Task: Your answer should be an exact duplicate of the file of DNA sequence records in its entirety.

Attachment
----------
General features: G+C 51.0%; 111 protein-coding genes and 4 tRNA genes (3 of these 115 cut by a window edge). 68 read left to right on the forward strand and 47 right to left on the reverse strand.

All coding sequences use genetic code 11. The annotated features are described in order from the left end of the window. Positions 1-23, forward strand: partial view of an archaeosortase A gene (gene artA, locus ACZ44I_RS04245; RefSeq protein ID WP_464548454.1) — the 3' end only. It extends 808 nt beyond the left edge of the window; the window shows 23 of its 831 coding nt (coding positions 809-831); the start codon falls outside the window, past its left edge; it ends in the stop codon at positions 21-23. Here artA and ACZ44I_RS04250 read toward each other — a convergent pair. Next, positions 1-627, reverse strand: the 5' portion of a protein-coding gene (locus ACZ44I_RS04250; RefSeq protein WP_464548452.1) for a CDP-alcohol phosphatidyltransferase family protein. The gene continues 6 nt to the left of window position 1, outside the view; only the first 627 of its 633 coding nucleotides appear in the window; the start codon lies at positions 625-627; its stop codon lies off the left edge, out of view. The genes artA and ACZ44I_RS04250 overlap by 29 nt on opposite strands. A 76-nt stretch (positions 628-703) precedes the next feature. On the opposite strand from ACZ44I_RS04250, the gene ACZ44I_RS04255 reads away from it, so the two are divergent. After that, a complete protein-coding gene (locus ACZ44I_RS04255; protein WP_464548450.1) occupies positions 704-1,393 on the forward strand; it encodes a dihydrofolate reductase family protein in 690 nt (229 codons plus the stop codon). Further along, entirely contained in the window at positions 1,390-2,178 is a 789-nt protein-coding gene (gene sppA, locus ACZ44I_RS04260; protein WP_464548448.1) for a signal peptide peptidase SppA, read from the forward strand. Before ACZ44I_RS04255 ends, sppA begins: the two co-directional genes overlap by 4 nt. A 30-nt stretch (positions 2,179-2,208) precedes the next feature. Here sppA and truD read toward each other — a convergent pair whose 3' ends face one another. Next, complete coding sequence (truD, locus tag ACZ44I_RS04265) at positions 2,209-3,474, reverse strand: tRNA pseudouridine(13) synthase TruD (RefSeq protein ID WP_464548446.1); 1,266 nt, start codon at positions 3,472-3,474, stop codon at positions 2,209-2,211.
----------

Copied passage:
General features: G+C 51.0%; 111 protein-coding genes and 4 tRNA genes (3 of these 115 cut by a window edge). 68 read left to right on the forward strand and 47 right to left on the reverse strand.

All coding sequences use genetic code 11. The annotated features are described in order from the left end of the window. Positions 1-23, forward strand: partial view of an archaeosortase A gene (gene artA, locus ACZ44I_RS04245; RefSeq protein ID WP_464548454.1) — the 3' end only. It extends 808 nt beyond the left edge of the window; the window shows 23 of its 831 coding nt (coding positions 809-831); the start codon falls outside the window, past its left edge; it ends in the stop codon at positions 21-23. Here artA and ACZ44I_RS04250 read toward each other — a convergent pair. Next, positions 1-627, reverse strand: the 5' portion of a protein-coding gene (locus ACZ44I_RS04250; RefSeq protein WP_464548452.1) for a CDP-alcohol phosphatidyltransferase family protein. The gene continues 6 nt to the left of window position 1, outside the view; only the first 627 of its 633 coding nucleotides appear in the window; the start codon lies at positions 625-627; its stop codon lies off the left edge, out of view. The genes artA and ACZ44I_RS04250 overlap by 29 nt on opposite strands. A 76-nt stretch (positions 628-703) precedes the next feature. On the opposite strand from ACZ44I_RS04250, the gene ACZ44I_RS04255 reads away from it, so the two are divergent. After that, a complete protein-coding gene (locus ACZ44I_RS04255; protein WP_464548450.1) occupies positions 704-1,393 on the forward strand; it encodes a dihydrofolate reductase family protein in 690 nt (229 codons plus the stop codon). Further along, entirely contained in the window at positions 1,390-2,178 is a 789-nt protein-coding gene (gene sppA, locus ACZ44I_RS04260; protein WP_464548448.1) for a signal peptide peptidase SppA, read from the forward strand. Before ACZ44I_RS04255 ends, sppA begins: the two co-directional genes overlap by 4 nt. A 30-nt stretch (positions 2,179-2,208) precedes the next feature. Here sppA and truD read toward each other — a convergent pair whose 3' ends face one another. Next, complete coding sequence (truD, locus tag ACZ44I_RS04265) at positions 2,209-3,474, reverse strand: tRNA pseudouridine(13) synthase TruD (RefSeq protein ID WP_464548446.1); 1,266 nt, start codon at positions 3,472-3,474, stop codon at positions 2,209-2,211.